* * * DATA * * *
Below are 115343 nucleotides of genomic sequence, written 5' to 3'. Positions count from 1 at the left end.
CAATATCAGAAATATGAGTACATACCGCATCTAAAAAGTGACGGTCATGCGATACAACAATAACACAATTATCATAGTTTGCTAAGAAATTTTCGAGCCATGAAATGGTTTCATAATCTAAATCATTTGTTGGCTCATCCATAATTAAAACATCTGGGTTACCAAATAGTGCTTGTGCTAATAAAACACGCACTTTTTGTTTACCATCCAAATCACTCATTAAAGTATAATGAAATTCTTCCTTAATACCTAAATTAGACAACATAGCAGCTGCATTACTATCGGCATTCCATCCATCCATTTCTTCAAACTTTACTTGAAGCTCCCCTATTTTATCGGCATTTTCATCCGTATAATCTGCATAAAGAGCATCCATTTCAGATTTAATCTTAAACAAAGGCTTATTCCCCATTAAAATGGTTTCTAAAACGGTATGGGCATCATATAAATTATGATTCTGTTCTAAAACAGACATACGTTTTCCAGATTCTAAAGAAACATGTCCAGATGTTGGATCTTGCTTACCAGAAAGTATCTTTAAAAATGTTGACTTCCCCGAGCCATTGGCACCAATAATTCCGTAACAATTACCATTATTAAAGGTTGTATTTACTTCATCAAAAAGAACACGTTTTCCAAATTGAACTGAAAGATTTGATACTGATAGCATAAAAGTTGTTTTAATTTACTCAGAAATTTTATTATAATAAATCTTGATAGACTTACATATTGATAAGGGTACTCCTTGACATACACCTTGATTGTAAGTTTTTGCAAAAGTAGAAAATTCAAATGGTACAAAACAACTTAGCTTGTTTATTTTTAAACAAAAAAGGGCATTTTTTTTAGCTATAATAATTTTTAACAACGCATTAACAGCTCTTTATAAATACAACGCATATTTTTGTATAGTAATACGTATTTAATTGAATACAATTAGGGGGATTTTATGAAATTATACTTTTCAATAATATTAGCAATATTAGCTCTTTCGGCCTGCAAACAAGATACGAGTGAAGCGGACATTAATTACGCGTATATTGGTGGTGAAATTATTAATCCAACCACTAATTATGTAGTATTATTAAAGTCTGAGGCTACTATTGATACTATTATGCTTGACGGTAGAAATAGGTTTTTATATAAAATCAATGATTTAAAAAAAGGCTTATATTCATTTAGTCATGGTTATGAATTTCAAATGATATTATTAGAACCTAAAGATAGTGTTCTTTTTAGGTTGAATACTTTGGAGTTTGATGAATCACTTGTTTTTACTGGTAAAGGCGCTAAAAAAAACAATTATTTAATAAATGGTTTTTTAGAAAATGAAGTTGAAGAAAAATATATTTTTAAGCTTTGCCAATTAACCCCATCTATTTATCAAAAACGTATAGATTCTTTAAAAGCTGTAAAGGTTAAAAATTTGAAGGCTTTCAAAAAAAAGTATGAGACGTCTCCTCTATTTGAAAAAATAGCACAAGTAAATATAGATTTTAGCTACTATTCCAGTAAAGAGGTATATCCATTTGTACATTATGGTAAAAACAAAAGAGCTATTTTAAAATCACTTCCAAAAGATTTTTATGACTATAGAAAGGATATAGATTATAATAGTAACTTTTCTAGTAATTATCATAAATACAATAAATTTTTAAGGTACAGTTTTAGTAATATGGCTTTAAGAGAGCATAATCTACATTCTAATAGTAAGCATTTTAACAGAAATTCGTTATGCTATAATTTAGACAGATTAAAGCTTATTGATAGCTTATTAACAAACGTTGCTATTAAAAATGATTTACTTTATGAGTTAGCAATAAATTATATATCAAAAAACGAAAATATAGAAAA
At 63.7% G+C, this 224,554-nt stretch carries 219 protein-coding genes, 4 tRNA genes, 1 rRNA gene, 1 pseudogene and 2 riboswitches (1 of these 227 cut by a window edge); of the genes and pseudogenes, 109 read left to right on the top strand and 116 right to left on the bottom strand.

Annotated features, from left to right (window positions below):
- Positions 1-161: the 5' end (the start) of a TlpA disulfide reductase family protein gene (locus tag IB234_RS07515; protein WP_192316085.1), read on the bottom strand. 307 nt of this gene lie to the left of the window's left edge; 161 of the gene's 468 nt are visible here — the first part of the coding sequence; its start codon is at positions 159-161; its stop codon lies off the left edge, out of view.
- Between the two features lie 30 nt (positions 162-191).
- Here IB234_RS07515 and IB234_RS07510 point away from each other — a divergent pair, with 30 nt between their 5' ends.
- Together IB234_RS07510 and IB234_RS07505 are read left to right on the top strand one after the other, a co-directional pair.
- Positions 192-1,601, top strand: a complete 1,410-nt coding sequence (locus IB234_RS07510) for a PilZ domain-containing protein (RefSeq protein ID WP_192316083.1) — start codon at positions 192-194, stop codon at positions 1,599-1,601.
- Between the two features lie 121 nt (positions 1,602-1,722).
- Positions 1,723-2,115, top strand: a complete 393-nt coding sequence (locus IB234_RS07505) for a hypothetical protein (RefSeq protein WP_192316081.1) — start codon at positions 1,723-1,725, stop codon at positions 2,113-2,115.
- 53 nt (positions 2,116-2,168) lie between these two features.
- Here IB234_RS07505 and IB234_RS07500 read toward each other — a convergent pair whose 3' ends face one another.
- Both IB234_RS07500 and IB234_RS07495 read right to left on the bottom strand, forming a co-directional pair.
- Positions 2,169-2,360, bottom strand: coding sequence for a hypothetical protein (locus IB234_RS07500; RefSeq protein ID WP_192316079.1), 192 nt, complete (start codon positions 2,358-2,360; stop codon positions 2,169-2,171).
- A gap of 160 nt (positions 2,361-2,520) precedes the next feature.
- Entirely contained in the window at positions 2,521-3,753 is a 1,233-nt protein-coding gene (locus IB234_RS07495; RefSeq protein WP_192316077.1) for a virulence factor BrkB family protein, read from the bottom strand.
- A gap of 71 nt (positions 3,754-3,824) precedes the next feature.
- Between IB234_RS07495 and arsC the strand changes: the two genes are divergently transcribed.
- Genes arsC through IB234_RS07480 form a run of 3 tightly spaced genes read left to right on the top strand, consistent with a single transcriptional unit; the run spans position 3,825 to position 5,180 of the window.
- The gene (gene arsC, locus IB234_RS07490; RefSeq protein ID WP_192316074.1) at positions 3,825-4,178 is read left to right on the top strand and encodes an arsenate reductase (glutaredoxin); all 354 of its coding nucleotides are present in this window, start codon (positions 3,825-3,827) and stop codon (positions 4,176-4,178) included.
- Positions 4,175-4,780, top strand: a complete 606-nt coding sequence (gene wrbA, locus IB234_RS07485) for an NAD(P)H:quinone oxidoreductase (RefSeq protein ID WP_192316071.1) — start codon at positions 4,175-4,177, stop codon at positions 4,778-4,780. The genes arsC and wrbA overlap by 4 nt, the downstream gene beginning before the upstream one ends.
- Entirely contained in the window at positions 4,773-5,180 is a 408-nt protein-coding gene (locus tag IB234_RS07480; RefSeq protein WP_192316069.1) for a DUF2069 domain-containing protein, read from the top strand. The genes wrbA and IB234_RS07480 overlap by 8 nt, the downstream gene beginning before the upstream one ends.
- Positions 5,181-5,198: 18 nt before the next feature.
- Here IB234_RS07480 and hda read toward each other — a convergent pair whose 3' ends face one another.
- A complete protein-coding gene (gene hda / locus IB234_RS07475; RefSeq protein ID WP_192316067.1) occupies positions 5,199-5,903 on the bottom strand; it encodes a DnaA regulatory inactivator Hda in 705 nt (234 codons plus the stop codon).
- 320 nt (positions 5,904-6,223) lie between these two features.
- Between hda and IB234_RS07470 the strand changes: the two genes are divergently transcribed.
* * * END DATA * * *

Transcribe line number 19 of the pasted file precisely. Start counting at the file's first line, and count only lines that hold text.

- Between IB234_RS07495 and arsC the strand changes: the two genes are divergently transcribed.